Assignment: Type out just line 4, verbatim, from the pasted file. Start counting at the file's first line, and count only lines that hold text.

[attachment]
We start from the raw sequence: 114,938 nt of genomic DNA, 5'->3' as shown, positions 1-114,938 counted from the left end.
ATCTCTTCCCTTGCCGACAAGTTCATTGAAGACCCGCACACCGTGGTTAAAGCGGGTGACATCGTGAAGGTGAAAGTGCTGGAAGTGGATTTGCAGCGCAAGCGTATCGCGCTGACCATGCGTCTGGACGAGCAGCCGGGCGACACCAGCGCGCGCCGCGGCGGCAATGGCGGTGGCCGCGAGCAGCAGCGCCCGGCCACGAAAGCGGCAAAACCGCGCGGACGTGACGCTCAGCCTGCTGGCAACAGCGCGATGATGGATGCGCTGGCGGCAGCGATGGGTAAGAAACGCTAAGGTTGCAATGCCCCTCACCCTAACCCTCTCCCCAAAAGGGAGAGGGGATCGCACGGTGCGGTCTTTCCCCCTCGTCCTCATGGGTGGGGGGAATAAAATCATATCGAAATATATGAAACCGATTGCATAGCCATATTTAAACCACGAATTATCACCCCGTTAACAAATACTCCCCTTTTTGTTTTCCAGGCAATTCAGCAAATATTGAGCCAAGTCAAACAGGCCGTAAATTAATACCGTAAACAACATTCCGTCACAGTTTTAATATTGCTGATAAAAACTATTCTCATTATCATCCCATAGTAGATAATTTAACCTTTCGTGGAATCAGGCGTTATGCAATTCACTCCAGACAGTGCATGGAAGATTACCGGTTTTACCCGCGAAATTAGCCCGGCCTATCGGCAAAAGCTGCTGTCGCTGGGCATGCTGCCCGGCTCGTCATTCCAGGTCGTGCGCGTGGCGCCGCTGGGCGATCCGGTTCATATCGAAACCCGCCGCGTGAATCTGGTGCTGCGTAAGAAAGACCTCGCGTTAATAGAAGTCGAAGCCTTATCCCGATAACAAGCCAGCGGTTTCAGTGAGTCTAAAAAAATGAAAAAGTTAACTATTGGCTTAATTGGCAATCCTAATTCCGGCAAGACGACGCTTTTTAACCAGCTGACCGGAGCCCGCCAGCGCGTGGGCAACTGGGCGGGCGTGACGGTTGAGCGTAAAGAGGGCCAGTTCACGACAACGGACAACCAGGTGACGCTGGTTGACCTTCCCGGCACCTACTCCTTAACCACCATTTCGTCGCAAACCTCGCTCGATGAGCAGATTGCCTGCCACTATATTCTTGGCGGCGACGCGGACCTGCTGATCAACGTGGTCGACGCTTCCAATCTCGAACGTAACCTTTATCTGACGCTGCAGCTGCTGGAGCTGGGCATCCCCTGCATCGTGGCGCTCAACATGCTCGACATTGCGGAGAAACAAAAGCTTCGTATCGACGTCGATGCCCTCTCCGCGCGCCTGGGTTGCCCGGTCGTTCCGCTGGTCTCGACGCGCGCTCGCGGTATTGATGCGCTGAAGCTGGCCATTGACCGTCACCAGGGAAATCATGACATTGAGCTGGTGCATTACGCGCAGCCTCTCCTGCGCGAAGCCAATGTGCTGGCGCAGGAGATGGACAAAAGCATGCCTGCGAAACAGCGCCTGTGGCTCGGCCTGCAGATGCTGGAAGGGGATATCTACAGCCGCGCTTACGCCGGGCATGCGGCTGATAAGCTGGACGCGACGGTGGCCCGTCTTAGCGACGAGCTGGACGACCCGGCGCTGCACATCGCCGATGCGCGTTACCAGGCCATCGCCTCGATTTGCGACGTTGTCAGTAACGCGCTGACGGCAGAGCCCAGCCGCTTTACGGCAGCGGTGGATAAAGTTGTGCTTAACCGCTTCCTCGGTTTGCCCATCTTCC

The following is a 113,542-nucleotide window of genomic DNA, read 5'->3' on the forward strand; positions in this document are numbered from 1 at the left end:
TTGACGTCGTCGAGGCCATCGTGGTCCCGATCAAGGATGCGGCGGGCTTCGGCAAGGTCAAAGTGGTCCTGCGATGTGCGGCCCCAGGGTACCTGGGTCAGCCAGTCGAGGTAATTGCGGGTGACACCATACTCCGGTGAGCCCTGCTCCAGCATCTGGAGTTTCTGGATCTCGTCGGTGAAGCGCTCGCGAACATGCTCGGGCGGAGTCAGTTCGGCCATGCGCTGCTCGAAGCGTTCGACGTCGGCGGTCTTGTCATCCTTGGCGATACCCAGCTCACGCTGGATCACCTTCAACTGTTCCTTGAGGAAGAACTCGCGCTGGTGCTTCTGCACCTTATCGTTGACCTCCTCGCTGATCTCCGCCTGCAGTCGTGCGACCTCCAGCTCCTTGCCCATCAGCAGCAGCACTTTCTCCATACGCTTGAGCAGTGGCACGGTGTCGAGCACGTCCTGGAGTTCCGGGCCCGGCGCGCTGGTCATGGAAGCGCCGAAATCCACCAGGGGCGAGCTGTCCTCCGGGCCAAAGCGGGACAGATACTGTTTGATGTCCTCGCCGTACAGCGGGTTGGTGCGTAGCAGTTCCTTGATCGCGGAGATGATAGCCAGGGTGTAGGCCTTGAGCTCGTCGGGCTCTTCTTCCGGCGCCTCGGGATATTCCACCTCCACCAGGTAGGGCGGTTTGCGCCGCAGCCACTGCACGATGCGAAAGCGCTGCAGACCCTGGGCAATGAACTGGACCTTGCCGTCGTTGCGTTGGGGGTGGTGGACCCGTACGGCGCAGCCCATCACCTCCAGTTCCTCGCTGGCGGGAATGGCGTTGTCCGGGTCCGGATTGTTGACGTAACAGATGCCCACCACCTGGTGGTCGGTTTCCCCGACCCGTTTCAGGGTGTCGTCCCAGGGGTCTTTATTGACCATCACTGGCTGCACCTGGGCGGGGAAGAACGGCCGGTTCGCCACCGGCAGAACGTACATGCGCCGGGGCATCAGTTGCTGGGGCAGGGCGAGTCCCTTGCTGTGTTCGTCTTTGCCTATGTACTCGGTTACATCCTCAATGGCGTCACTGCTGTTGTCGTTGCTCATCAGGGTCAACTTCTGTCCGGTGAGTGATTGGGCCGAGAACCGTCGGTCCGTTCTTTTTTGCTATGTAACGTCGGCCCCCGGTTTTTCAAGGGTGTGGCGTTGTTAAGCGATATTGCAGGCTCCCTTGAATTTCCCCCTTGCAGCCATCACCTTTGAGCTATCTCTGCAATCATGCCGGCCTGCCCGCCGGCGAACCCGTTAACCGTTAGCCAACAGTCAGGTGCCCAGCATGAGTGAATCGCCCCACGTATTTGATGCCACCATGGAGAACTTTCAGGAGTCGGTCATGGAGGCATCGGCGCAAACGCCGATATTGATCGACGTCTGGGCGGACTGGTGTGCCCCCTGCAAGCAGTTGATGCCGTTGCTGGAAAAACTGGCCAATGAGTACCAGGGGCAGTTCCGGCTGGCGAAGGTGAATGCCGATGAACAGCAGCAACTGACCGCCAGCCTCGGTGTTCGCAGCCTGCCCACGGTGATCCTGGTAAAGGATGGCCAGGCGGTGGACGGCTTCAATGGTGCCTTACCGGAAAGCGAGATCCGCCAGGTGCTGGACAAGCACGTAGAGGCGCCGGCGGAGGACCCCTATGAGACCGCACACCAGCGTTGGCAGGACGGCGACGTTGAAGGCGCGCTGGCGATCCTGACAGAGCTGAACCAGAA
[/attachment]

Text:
TTGACGTCGTCGAGGCCATCGTGGTCCCGATCAAGGATGCGGCGGGCTTCGGCAAGGTCAAAGTGGTCCTGCGATGTGCGGCCCCAGGGTACCTGGGTCAGCCAGTCGAGGTAATTGCGGGTGACACCATACTCCGGTGAGCCCTGCTCCAGCATCTGGAGTTTCTGGATCTCGTCGGTGAAGCGCTCGCGAACATGCTCGGGCGGAGTCAGTTCGGCCATGCGCTGCTCGAAGCGTTCGACGTCGGCGGTCTTGTCATCCTTGGCGATACCCAGCTCACGCTGGATCACCTTCAACTGTTCCTTGAGGAAGAACTCGCGCTGGTGCTTCTGCACCTTATCGTTGACCTCCTCGCTGATCTCCGCCTGCAGTCGTGCGACCTCCAGCTCCTTGCCCATCAGCAGCAGCACTTTCTCCATACGCTTGAGCAGTGGCACGGTGTCGAGCACGTCCTGGAGTTCCGGGCCCGGCGCGCTGGTCATGGAAGCGCCGAAATCCACCAGGGGCGAGCTGTCCTCCGGGCCAAAGCGGGACAGATACTGTTTGATGTCCTCGCCGTACAGCGGGTTGGTGCGTAGCAGTTCCTTGATCGCGGAGATGATAGCCAGGGTGTAGGCCTTGAGCTCGTCGGGCTCTTCTTCCGGCGCCTCGGGATATTCCACCTCCACCAGGTAGGGCGGTTTGCGCCGCAGCCACTGCACGATGCGAAAGCGCTGCAGACCCTGGGCAATGAACTGGACCTTGCCGTCGTTGCGTTGGGGGTGGTGGACCCGTACGGCGCAGCCCATCACCTCCAGTTCCTCGCTGGCGGGAATGGCGTTGTCCGGGTCCGGATTGTTGACGTAACAGATGCCCACCACCTGGTGGTCGGTTTCCCCGACCCGTTTCAGGGTGTCGTCCCAGGGGTCTTTATTGACCATCACTGGCTGCACCTGGGCGGGGAAGAACGGCCGGTTCGCCACCGGCAGAACGTACATGCGCCGGGGCATCAGTTGCTGGGGCAGGGCGAGTCCCTTGCTGTGTTCGTCTTTGCCTATGTACTCGGTTACATCCTCAATGGCGTCACTGCTGTTGTCGTTGCTCATCAGGGTCAACTTCTGTCCGGTGAGTGATTGGGCCGAGAACCGTCGGTCCGTTCTTTTTTGCTATGTAACGTCGGCCCCCGGTTTTTCAAGGGTGTGGCGTTGTTAAGCGATATTGCAGGCTCCCTTGAATTTCCCCCTTGCAGCCATCACCTTTGAGCTATCTCTGCAATCATGCCGGCCTGCCCGCCGGCGAACCCGTTAACCGTTAGCCAACAGTCAGGTGCCCAGCATGAGTGAATCGCCCCACGTATTTGATGCCACCATGGAGAACTTTCAGGAGTCGGTCATGGAGGCATCGGCGCAAACGCCGATATTGATCGACGTCTGGGCGGACTGGTGTGCCCCCTGCAAGCAGTTGATGCCGTTGCTGGAAAAACTGGCCAATGAGTACCAGGGGCAGTTCCGGCTGGCGAAGGTGAATGCCGATGAACAGCAGCAACTGACCGCCAGCCTCGGTGTTCGCAGCCTGCCCACGGTGATCCTGGTAAAGGATGGCCAGGCGGTGGACGGCTTCAATGGTGCCTTACCGGAAAGCGAGATCCGCCAGGTGCTGGACAAGCACGTAGAGGCGCCGGCGGAGGACCCCTATGAGACCGCACACCAGCGTTGGCAGGACGGCGACGTTGAAGGCGCGCTGGCGATCCTGACAGAGCTGAACCAGAA